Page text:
- This portrait was made soon after Naoroji was elected as MP for Central Finsbury in 1892.
Who was Dadabhai Naoroji?
- Dadabhai Naoroji was a strong believer in gender equality (equal rights for men and women). In the late 1840s, he opened schools for girls in India. He would later support the women’s suffrage movement in Britain.
- He believed India should be independent and needed self-rule (swaraj).
- In 1855, Naoroji made his first visit to Britain. He was shocked by the wealth he saw when his own country was so impoverished.
- Naoroji championed equality and Civil rights The rights that every person in a society has, for example to be treated equally, to be able to vote or to work, whatever their sex, race or religion. from an early age. He led and helped found organisations to provide welfare for Indians living in Britain and raise the profile of India-related matters among the British public.
- Naoroji promoted the idea of drain theory. This challenged the popular view that British Imperialism A system in which one country controls other countries, often after defeating them in a war. brought prosperity to India and Indian people. Naoroji proved that the exact opposite was true. He argued that British rule was, in fact, ‘draining wealth’ from India and ‘bleeding’ it to death. His theory challenged the widespread, almost sacred belief in imperialism in Britain.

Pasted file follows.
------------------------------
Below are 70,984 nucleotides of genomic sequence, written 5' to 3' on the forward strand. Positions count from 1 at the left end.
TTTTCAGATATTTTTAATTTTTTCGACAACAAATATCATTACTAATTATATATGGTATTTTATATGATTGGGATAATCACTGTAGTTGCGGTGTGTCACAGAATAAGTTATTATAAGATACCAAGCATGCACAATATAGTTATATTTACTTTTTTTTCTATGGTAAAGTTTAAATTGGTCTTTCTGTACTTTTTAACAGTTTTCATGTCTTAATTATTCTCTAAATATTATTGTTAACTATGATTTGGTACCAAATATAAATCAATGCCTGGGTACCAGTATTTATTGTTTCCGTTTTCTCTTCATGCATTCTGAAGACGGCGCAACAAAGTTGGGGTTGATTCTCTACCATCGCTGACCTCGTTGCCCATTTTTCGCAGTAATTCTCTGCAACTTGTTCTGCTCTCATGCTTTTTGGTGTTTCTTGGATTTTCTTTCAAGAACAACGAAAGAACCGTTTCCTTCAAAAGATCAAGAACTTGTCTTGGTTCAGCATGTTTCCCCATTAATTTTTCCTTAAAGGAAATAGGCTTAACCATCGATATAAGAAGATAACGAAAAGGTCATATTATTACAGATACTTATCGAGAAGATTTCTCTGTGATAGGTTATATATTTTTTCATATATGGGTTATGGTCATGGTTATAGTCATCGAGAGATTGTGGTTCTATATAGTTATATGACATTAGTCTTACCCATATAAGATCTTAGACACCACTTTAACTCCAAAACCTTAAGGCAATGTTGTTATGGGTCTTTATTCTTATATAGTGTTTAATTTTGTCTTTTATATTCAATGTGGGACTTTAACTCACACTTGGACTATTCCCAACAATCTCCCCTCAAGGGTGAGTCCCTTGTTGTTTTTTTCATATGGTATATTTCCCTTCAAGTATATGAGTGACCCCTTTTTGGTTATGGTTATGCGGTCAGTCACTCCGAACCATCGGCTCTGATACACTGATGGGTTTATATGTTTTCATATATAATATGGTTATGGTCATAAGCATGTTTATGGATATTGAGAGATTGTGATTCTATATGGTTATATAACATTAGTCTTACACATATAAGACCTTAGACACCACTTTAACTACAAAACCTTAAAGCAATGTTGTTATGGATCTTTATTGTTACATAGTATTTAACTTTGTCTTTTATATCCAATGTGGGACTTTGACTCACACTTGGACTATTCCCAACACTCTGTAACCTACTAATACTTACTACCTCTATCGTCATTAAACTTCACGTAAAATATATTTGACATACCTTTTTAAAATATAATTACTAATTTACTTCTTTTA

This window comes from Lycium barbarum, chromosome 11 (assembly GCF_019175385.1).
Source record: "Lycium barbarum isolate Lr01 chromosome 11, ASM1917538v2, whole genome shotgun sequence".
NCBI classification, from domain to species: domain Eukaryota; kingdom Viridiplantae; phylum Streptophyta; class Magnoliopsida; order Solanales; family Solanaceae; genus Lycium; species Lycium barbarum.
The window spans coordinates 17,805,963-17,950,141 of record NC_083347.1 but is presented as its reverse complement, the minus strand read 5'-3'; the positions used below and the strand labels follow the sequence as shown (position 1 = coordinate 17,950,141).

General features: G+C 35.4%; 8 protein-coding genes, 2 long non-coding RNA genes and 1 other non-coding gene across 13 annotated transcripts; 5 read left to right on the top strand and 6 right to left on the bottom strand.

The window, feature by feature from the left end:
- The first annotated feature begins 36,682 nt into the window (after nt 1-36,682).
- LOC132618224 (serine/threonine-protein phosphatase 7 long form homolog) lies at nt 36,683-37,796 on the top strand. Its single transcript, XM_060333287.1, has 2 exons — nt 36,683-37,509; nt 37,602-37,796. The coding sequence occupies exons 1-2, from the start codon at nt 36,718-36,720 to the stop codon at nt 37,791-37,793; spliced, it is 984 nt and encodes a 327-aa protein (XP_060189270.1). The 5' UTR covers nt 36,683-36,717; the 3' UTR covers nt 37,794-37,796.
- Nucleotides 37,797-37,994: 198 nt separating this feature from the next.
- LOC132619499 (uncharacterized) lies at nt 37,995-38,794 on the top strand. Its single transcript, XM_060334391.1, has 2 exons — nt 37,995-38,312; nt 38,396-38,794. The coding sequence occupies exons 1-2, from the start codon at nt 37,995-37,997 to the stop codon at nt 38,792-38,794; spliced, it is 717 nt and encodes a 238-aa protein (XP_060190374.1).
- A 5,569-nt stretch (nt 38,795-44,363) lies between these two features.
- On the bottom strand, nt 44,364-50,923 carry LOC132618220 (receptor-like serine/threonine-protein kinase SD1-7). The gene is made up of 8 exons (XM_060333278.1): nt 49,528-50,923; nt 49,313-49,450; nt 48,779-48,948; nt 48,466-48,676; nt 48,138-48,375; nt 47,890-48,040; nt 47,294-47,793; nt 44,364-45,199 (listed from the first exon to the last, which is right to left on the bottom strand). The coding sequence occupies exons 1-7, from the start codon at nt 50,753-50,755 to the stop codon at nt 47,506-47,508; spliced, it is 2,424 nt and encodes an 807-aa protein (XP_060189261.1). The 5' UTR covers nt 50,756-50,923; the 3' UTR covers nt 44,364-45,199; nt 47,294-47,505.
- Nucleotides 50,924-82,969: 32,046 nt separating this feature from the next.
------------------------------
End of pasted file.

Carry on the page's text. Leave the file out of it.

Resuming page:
- In 1892, Naoroji was elected as the MP for Central Finsbury. He fought to transform the Colonial Connected with or belonging to a country that controls another country. system and gain India’s independence from British rule. Naoroji lost his seat in 1895 but continued to campaign for Indian Independence.
- In 1907, Naoroji left England to retire in Bombay, India, where he died in 1917. Thirty years later, in 1947, British India was partitioned into two new independent states: India and Pakistan.
- Why do you think India’s independence from Britain was so important to Indians like Dadabhai Naoroji?
- Why do you think it took so long for India to gain independence?
- What do you think are some of the legacies in British society today of Britain’s colonial rule in India and other countries across the British Empire?